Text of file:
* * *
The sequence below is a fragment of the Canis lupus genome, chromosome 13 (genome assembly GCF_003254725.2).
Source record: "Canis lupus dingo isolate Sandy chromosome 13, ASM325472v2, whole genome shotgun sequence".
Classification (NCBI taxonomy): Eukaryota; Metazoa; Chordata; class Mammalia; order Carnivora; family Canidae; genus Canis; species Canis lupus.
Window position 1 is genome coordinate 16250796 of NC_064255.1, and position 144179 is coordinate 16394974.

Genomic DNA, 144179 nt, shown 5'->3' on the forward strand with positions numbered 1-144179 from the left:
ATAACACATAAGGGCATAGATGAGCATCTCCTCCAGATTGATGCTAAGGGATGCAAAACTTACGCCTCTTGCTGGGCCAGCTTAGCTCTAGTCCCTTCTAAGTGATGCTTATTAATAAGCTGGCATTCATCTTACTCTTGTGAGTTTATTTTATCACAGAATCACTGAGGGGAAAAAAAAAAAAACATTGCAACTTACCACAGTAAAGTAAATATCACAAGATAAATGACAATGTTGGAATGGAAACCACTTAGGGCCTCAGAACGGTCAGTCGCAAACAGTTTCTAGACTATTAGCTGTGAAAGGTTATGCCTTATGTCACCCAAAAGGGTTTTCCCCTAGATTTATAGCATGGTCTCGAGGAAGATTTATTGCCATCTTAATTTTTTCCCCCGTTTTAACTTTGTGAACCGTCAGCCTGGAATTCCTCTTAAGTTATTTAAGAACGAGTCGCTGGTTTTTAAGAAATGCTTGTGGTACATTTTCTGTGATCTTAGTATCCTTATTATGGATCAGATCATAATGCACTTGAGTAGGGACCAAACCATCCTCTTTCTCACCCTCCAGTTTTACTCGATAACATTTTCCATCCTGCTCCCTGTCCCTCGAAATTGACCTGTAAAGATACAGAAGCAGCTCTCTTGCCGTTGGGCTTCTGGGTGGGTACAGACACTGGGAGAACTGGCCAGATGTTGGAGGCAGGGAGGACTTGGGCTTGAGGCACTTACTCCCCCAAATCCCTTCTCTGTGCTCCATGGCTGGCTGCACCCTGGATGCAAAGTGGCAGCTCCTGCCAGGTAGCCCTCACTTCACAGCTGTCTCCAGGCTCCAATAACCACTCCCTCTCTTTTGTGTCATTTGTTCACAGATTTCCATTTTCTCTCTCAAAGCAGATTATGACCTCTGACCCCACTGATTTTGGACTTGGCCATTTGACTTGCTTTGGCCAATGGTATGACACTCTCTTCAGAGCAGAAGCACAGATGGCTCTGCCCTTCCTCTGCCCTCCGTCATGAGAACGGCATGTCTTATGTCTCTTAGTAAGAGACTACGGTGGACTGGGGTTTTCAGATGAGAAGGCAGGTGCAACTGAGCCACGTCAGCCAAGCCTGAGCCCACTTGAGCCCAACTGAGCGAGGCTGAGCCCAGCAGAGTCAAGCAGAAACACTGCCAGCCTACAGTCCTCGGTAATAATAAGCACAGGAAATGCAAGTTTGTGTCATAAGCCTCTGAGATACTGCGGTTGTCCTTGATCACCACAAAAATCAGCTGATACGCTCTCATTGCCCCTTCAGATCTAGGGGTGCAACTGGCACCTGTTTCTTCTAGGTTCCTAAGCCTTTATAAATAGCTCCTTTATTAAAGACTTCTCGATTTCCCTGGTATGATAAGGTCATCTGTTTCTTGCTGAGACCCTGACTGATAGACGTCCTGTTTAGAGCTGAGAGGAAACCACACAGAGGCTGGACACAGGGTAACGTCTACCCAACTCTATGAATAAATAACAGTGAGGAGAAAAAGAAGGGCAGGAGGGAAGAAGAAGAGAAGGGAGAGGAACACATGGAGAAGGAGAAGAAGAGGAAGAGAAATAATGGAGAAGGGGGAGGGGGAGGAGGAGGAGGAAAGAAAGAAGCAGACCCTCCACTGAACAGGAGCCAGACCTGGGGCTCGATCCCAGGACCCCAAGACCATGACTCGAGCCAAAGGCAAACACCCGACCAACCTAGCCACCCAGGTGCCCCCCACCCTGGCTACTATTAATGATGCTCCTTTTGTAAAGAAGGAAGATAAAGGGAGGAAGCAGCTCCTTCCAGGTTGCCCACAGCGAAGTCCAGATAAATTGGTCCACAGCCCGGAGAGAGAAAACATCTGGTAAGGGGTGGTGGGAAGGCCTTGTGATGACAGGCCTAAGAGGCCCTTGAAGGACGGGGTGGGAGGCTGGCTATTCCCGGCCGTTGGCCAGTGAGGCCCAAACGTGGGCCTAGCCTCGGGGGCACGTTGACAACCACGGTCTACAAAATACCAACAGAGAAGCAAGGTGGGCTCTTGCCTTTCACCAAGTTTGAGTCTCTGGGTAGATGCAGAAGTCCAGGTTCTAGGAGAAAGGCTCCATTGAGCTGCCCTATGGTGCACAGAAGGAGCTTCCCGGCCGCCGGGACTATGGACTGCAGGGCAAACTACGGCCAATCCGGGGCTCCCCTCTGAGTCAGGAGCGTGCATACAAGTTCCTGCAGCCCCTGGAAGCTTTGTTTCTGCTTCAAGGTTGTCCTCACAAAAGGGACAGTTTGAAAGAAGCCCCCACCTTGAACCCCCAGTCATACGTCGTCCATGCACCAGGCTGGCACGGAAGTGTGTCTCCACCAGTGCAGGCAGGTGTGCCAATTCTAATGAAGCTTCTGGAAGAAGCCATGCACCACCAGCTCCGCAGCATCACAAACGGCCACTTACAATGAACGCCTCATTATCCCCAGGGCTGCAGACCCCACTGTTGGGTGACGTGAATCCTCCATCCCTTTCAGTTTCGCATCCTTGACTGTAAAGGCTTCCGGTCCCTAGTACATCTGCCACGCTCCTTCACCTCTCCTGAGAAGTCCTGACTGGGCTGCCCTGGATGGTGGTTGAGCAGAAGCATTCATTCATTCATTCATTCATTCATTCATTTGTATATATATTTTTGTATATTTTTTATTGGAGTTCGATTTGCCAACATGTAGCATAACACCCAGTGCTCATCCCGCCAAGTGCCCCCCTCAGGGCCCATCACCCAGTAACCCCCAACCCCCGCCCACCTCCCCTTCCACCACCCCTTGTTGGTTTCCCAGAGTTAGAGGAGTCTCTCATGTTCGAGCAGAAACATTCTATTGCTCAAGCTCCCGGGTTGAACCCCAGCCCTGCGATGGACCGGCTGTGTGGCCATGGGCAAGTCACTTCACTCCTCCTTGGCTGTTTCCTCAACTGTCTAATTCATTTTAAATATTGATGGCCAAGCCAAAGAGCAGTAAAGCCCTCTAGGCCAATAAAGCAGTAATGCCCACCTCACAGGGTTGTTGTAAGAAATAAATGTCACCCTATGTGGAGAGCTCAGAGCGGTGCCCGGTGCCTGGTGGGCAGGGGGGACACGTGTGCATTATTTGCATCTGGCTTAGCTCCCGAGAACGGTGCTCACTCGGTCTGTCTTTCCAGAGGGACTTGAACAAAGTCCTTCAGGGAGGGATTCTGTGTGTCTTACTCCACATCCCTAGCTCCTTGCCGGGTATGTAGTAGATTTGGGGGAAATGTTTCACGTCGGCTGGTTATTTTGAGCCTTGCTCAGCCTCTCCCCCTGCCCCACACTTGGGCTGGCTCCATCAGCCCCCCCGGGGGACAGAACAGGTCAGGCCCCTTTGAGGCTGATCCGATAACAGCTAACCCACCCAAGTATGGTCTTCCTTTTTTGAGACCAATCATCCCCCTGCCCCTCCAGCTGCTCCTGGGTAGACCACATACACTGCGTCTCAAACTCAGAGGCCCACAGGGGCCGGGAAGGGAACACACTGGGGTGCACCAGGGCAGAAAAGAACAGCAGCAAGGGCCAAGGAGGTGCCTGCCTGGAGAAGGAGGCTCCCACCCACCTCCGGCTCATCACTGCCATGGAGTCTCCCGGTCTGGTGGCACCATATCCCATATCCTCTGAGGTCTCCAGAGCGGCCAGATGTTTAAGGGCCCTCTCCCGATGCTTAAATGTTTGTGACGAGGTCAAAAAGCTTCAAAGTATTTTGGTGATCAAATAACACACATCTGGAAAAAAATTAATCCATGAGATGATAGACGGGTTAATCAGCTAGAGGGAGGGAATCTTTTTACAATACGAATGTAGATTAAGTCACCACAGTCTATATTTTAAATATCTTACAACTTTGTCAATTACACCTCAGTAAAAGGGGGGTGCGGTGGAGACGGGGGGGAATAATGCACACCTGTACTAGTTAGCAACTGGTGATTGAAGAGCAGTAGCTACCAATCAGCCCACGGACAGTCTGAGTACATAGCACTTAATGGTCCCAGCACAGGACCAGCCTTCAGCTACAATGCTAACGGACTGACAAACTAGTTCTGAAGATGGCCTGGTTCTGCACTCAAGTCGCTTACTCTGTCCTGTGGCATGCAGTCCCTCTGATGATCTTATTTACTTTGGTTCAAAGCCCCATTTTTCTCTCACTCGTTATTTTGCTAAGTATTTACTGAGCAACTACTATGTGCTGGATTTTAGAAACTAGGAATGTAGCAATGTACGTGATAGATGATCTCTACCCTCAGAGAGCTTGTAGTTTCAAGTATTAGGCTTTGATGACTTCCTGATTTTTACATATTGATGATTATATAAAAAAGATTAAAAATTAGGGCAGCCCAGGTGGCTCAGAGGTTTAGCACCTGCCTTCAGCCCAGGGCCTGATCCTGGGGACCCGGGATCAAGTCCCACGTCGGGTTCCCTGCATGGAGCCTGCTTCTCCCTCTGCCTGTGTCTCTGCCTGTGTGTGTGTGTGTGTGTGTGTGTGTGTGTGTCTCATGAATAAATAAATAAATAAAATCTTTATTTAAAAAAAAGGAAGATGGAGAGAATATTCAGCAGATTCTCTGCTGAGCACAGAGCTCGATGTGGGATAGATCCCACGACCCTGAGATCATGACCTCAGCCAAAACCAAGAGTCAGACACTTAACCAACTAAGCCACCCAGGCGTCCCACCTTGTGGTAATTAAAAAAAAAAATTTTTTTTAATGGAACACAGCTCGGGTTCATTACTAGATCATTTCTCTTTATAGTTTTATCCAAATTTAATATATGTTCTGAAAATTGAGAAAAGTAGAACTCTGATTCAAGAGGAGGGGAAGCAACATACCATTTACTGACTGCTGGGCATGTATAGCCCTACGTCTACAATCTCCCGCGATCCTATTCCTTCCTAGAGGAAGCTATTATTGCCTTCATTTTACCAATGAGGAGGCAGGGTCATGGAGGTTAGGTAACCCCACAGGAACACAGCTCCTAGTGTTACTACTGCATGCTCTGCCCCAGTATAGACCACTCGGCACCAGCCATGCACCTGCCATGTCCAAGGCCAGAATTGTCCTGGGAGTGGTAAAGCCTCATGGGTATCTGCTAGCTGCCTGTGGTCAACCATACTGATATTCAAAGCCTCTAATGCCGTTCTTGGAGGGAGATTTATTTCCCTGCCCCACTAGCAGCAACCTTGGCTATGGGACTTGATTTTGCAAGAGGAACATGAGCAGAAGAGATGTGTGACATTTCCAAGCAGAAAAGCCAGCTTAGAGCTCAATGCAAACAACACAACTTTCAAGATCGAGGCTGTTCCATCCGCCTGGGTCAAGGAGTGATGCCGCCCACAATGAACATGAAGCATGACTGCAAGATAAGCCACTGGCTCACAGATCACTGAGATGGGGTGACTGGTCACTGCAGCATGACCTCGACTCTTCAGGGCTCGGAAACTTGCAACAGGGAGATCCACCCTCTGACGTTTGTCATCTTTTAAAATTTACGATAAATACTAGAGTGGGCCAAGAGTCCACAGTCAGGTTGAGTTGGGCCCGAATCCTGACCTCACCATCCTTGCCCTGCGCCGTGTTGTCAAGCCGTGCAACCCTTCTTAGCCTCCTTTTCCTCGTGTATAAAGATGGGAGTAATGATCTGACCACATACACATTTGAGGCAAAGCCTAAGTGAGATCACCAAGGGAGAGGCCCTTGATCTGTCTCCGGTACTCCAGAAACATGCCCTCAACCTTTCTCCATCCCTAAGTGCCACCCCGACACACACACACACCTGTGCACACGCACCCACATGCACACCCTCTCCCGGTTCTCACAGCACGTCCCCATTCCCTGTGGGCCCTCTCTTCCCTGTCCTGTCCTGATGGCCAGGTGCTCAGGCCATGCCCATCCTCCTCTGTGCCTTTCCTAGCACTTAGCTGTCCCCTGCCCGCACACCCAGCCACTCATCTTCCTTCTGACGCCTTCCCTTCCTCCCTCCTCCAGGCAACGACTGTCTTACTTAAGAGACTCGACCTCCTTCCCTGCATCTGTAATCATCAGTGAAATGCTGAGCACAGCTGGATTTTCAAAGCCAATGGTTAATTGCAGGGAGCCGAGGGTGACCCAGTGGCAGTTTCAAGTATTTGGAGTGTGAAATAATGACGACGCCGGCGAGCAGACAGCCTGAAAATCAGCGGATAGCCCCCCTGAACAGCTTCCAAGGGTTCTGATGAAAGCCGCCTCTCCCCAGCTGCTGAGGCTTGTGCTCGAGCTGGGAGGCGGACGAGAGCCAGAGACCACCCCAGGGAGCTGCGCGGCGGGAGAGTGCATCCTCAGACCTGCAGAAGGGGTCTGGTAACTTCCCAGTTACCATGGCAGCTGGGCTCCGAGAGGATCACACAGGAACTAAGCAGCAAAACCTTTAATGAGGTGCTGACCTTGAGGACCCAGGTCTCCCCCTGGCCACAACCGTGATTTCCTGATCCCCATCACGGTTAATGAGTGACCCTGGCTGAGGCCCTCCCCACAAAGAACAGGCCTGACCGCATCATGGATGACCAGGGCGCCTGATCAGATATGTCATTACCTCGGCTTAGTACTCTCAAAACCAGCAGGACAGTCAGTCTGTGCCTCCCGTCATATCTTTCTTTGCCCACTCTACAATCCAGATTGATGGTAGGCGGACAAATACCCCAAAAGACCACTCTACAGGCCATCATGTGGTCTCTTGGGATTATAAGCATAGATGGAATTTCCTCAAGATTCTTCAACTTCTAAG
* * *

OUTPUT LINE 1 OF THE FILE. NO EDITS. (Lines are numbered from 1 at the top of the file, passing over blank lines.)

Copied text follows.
The sequence below is a fragment of the Canis lupus genome, chromosome 13 (genome assembly GCF_003254725.2).